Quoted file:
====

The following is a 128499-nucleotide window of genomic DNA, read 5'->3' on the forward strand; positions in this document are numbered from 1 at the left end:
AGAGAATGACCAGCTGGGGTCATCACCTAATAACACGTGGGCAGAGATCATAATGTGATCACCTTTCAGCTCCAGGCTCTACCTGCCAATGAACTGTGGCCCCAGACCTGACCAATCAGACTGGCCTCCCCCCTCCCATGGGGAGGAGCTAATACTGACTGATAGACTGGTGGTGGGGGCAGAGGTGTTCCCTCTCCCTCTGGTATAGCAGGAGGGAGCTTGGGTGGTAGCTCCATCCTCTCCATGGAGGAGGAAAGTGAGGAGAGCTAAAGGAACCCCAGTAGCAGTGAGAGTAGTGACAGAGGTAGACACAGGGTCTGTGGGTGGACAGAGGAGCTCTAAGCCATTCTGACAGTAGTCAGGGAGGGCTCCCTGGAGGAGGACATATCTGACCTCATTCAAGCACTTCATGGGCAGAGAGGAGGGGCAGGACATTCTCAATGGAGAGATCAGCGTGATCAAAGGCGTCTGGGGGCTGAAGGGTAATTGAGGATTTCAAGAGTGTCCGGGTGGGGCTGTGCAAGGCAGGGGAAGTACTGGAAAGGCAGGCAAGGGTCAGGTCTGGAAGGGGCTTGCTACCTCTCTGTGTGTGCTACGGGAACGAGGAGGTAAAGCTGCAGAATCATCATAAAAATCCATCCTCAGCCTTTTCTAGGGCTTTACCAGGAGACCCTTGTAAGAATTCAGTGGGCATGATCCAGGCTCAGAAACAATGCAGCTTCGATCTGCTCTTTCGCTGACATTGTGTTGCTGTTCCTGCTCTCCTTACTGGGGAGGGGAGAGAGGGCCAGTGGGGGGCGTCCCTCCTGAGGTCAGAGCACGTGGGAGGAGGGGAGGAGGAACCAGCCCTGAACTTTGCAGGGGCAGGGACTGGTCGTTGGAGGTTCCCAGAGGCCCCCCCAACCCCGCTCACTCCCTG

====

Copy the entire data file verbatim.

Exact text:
The following is a 128499-nucleotide window of genomic DNA, read 5'->3' on the forward strand; positions in this document are numbered from 1 at the left end:
AGAGAATGACCAGCTGGGGTCATCACCTAATAACACGTGGGCAGAGATCATAATGTGATCACCTTTCAGCTCCAGGCTCTACCTGCCAATGAACTGTGGCCCCAGACCTGACCAATCAGACTGGCCTCCCCCCTCCCATGGGGAGGAGCTAATACTGACTGATAGACTGGTGGTGGGGGCAGAGGTGTTCCCTCTCCCTCTGGTATAGCAGGAGGGAGCTTGGGTGGTAGCTCCATCCTCTCCATGGAGGAGGAAAGTGAGGAGAGCTAAAGGAACCCCAGTAGCAGTGAGAGTAGTGACAGAGGTAGACACAGGGTCTGTGGGTGGACAGAGGAGCTCTAAGCCATTCTGACAGTAGTCAGGGAGGGCTCCCTGGAGGAGGACATATCTGACCTCATTCAAGCACTTCATGGGCAGAGAGGAGGGGCAGGACATTCTCAATGGAGAGATCAGCGTGATCAAAGGCGTCTGGGGGCTGAAGGGTAATTGAGGATTTCAAGAGTGTCCGGGTGGGGCTGTGCAAGGCAGGGGAAGTACTGGAAAGGCAGGCAAGGGTCAGGTCTGGAAGGGGCTTGCTACCTCTCTGTGTGTGCTACGGGAACGAGGAGGTAAAGCTGCAGAATCATCATAAAAATCCATCCTCAGCCTTTTCTAGGGCTTTACCAGGAGACCCTTGTAAGAATTCAGTGGGCATGATCCAGGCTCAGAAACAATGCAGCTTCGATCTGCTCTTTCGCTGACATTGTGTTGCTGTTCCTGCTCTCCTTACTGGGGAGGGGAGAGAGGGCCAGTGGGGGGCGTCCCTCCTGAGGTCAGAGCACGTGGGAGGAGGGGAGGAGGAACCAGCCCTGAACTTTGCAGGGGCAGGGACTGGTCGTTGGAGGTTCCCAGAGGCCCCCCCAACCCCGCTCACTCCCTG